The principal countries that would go on to comprise both the Triple Entente (France, Russia and the United Kingdom), and the Triple Alliance (Germany, Austria-Hungary and Italy) in World War I, signed this document, and so were bound by international law to abide by it.
On Friday 10 May 1940, Britain awoke to the awful news that Belgium, Luxembourg, the Netherlands and France had been invaded by Hitler’s forces in a lightning advance through the Low Countries. Overnight it had become clear that the country had lost confidence in the prime minister, Neville Chamberlain’s ability to steer Britain through the war, and he had resigned.
More than 170,000 British prisoners of war were taken by German and Italian forces during World War II, enough men to populate modern-day St Lucia. Most were captured in a string of defeats in France, North Africa and the Balkans between 1940 and 1942. They were held in a network of POW camps stretching from Nazi-occupied Poland to Italy.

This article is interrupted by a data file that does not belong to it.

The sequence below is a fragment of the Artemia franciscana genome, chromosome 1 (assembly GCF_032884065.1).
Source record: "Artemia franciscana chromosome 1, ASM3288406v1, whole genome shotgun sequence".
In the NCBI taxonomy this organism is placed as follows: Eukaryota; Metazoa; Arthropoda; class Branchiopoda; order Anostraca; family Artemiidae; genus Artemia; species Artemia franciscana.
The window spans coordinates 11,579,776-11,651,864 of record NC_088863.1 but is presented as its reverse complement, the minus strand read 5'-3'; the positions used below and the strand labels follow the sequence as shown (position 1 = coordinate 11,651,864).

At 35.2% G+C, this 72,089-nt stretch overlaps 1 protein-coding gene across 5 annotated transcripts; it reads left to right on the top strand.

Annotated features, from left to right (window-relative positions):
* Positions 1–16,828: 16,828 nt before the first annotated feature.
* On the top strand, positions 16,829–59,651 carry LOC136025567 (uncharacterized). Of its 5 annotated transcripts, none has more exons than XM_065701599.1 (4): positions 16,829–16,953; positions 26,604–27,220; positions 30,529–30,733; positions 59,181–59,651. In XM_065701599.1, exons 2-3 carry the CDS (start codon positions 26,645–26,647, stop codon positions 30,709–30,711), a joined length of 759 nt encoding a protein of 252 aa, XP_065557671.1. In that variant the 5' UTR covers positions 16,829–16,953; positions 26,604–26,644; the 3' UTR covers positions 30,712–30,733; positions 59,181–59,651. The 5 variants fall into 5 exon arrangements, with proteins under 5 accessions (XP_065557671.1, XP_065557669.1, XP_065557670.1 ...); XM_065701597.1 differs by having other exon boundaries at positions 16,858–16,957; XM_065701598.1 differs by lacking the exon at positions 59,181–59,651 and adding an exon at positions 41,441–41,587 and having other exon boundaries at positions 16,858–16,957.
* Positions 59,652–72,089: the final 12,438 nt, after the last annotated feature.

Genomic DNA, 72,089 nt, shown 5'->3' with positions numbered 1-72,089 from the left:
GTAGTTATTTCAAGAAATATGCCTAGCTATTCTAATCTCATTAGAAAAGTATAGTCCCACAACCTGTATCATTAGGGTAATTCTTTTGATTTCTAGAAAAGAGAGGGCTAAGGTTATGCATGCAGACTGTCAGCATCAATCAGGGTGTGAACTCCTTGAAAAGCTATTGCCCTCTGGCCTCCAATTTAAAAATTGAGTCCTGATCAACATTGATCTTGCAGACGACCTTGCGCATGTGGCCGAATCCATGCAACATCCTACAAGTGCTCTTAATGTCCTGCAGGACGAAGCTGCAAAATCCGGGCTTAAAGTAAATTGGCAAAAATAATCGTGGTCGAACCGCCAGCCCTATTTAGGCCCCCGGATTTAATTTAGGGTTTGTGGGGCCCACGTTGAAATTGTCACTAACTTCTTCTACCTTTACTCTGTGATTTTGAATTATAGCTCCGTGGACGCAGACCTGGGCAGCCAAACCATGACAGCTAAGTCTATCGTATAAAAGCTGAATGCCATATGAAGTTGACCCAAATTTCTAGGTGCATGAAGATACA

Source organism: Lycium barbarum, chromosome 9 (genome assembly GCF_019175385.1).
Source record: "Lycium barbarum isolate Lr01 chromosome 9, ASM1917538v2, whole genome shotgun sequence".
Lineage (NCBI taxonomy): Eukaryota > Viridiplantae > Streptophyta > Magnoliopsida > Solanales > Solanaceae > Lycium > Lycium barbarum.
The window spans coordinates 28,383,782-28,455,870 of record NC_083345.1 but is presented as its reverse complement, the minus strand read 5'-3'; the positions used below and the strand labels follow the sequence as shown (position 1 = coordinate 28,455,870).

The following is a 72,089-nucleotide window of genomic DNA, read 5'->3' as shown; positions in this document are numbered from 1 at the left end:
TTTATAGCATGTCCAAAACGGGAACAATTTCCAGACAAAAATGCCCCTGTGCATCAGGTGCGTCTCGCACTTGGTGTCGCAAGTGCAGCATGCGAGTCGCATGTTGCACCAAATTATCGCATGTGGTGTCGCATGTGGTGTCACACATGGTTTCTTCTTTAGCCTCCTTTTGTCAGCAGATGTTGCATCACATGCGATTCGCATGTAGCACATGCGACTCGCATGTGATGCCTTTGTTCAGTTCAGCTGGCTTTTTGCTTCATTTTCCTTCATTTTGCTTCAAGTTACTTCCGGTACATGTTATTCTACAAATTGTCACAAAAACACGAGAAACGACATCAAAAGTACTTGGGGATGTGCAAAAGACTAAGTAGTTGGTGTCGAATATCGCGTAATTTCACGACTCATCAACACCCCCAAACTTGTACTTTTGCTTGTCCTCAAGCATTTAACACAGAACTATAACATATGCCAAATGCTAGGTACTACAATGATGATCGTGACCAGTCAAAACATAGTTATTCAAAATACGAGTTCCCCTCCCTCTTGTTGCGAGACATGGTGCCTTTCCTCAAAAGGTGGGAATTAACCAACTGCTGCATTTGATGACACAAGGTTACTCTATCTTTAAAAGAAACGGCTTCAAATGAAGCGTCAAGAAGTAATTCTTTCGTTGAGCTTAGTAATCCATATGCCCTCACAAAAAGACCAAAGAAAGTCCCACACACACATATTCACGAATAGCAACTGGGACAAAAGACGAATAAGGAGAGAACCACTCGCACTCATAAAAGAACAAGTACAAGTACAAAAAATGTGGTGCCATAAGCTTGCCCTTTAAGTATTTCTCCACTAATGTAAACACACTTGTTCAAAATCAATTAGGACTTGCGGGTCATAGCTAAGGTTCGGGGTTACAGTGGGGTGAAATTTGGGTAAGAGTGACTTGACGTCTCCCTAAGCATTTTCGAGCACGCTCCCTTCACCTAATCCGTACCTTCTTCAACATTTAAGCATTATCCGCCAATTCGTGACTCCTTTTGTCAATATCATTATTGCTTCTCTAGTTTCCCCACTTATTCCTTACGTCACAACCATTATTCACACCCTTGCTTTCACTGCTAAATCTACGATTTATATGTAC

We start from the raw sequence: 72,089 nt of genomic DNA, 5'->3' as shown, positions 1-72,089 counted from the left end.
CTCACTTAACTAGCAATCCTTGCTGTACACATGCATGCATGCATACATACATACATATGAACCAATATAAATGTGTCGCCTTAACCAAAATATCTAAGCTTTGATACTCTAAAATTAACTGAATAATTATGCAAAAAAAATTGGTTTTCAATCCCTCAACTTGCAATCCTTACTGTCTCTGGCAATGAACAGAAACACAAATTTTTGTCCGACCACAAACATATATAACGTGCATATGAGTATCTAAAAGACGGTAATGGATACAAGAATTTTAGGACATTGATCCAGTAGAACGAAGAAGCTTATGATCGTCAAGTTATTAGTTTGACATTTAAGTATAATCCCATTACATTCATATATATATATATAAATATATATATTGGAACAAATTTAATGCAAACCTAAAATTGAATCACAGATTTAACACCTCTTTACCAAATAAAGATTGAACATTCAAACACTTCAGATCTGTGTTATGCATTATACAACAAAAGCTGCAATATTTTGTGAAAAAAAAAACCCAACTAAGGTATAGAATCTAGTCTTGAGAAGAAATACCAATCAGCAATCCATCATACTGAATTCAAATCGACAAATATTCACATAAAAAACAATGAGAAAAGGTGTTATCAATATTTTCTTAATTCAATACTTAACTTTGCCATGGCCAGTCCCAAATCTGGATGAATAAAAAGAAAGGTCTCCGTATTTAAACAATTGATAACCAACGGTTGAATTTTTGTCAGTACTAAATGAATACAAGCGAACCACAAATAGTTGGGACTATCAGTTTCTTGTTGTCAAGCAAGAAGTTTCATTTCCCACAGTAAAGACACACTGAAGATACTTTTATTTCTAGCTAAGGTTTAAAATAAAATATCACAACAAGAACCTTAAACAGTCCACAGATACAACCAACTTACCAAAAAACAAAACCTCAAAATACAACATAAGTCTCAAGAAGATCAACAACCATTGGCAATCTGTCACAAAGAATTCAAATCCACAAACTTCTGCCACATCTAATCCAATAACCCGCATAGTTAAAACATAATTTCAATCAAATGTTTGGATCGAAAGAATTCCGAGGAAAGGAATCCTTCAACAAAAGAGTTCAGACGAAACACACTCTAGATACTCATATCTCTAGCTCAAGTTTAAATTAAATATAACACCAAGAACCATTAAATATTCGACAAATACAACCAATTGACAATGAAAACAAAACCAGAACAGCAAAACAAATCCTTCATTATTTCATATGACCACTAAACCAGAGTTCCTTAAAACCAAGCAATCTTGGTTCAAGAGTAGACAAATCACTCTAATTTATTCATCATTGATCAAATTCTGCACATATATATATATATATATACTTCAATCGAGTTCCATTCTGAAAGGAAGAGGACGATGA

Resting Places of the Rich & Famous explores the bizarre history of tombstone tourism, from greats like Beethoven or Fred Astaire, to royalty like Diana Princess of Wales; a woman whose untimely death inspired mass grief on a scale never before seen.